For all of the land yachts and giant ridiculous tailfins that were popular on American cars in ’50s, there were also a lot of Americans buying European roadsters. This was the period when MG got a foothold in America, on the strength of the MGA roadster, while more expensive models like the Mercedes-Benz 300SL found there way into the garages of America’s super rich.

New York automobile importer Max Hoffman, who was the man responsible for many of the high-end roadsters of the day making it over to America, figured that there was a gap in the market below the 300SL, and suggested to BMW that a roadster based on the 501/502 sedan might sell to Americans. Thus was born the 507 roadster in 1956.

BMW actually developed two roadsters at the same time, the bigger 503 flagship for the European market and the smaller 507, using a shorter version of the same platform. Even though the cars were based on the existing 502, BMW couldn’t keep the cost down enough to make the cars competitive, and fewer than a thousand units of both models combined were ever produced. The 507 is not only the rarer of the two, but it is also generally considered to be the more stylish.

Continue reading to learn more about the 1959 BMW 507 Roadster Series II.

  • 1959 BMW 507 Roadster Series II
  • Year:
  • Make:
  • Model:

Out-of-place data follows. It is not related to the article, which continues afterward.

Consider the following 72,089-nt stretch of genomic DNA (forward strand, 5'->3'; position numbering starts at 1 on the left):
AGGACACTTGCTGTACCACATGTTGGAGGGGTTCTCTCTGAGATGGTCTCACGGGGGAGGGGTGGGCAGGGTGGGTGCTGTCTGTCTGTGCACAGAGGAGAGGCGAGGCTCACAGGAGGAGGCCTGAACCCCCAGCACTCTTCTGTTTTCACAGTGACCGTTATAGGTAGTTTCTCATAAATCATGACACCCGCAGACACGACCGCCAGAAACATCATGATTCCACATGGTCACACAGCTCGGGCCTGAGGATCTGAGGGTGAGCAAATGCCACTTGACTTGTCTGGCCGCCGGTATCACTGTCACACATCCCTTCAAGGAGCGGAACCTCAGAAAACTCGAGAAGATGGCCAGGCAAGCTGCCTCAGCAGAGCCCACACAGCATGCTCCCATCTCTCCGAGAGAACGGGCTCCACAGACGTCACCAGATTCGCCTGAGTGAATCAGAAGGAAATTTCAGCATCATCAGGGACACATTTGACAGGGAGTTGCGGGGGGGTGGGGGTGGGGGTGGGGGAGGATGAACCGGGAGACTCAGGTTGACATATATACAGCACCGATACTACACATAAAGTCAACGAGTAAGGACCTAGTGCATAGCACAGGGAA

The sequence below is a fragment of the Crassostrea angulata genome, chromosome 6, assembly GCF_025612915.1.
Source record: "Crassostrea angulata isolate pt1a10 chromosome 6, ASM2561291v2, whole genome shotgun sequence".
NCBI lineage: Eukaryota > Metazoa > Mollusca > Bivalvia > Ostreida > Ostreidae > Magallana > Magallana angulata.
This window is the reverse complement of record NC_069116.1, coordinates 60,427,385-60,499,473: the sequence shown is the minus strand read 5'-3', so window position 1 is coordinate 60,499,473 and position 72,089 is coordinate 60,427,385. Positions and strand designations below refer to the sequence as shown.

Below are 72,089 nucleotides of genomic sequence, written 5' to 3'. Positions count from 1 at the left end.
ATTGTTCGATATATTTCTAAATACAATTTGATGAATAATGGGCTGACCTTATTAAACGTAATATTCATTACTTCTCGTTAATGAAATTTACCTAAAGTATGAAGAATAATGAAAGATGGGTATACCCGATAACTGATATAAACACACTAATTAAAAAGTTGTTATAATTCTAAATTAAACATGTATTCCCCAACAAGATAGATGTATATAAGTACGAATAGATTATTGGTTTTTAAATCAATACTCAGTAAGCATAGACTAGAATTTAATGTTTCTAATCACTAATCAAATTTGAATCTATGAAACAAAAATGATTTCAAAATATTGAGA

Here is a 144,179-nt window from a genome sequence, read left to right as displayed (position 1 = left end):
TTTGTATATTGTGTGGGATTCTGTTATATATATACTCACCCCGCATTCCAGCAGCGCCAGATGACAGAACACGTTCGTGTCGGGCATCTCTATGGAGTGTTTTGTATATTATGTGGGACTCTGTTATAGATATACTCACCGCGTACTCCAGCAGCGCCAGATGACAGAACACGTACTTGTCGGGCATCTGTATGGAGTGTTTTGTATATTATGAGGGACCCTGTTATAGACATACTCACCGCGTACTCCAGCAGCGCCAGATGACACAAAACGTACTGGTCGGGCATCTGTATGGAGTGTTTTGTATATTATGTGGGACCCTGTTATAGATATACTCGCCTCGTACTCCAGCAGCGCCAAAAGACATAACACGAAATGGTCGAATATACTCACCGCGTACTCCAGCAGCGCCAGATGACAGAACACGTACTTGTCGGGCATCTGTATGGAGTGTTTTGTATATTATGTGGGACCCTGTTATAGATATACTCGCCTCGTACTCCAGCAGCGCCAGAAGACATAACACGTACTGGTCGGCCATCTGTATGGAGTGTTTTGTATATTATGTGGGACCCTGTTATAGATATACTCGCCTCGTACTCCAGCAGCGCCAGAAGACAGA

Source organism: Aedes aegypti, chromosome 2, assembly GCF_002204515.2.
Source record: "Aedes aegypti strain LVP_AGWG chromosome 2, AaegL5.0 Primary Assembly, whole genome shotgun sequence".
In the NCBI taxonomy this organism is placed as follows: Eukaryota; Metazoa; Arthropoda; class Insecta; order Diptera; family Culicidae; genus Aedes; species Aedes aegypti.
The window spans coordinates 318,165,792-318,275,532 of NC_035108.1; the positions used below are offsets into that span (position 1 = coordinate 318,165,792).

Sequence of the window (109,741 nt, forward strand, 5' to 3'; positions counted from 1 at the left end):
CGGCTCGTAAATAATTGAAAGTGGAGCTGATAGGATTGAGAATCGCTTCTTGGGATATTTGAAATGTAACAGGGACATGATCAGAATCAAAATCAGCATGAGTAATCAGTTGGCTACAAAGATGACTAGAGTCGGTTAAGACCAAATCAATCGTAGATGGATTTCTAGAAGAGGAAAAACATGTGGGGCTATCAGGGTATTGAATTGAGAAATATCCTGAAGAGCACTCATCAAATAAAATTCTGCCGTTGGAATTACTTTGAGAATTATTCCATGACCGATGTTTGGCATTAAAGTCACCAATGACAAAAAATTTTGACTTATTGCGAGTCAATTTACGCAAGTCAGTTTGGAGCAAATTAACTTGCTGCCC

• Engine:
  • Transmission:
    four-speed manual
  • Horsepower @ RPM:
  • Displacement:
    3168 cc
  • 0-60 time:
    6 sec. (Est.)
  • Top Speed:
    124 mph (Est.)
  • car segment:
  • body style:


1959 BMW 507 Roadster Series II
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1959 BMW 507 Roadster Series II
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1959 BMW 507 Roadster Series II
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The body of the 507 is made of aluminum and was hand formed. This means that no 2 cars are quite the same, although they’re obviously very similar. This does mean that the handful of cars that were sold with removable hardtops were custom made, and each hardtop will fit only the specific car it was made for. The design itself is by Albrecht von Goertz, a German who had emigrated to the U.S. prior to WWII.

Since this was a German car being made for the American market, he was a logical choice to pen the design. Goertz would also design the 503, but it is the 507 that is generally considered his greatest work. BMW seems to think so as well, since the Z8 of 1998 was built with surprisingly similar bodywork. It’s a very modern design for the time, one that many cars that came a decade later would still be imitating.

Exterior Dimensions

Wheelbase 2400 MM (94.5 Inches)
Front track 1445 MM (56.9 Inches)